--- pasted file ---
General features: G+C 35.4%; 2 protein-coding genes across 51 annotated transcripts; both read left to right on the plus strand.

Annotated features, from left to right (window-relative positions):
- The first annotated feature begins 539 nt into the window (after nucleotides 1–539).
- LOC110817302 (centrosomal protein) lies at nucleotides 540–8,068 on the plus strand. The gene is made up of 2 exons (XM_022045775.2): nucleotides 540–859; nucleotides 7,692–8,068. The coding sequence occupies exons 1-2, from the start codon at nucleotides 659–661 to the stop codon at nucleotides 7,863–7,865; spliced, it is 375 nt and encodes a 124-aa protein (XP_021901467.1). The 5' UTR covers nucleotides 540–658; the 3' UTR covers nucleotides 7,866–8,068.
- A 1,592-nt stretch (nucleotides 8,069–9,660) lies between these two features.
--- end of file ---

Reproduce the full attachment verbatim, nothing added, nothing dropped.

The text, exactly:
General features: G+C 35.4%; 2 protein-coding genes across 51 annotated transcripts; both read left to right on the plus strand.

Annotated features, from left to right (window-relative positions):
- The first annotated feature begins 539 nt into the window (after nucleotides 1–539).
- LOC110817302 (centrosomal protein) lies at nucleotides 540–8,068 on the plus strand. The gene is made up of 2 exons (XM_022045775.2): nucleotides 540–859; nucleotides 7,692–8,068. The coding sequence occupies exons 1-2, from the start codon at nucleotides 659–661 to the stop codon at nucleotides 7,863–7,865; spliced, it is 375 nt and encodes a 124-aa protein (XP_021901467.1). The 5' UTR covers nucleotides 540–658; the 3' UTR covers nucleotides 7,866–8,068.
- A 1,592-nt stretch (nucleotides 8,069–9,660) lies between these two features.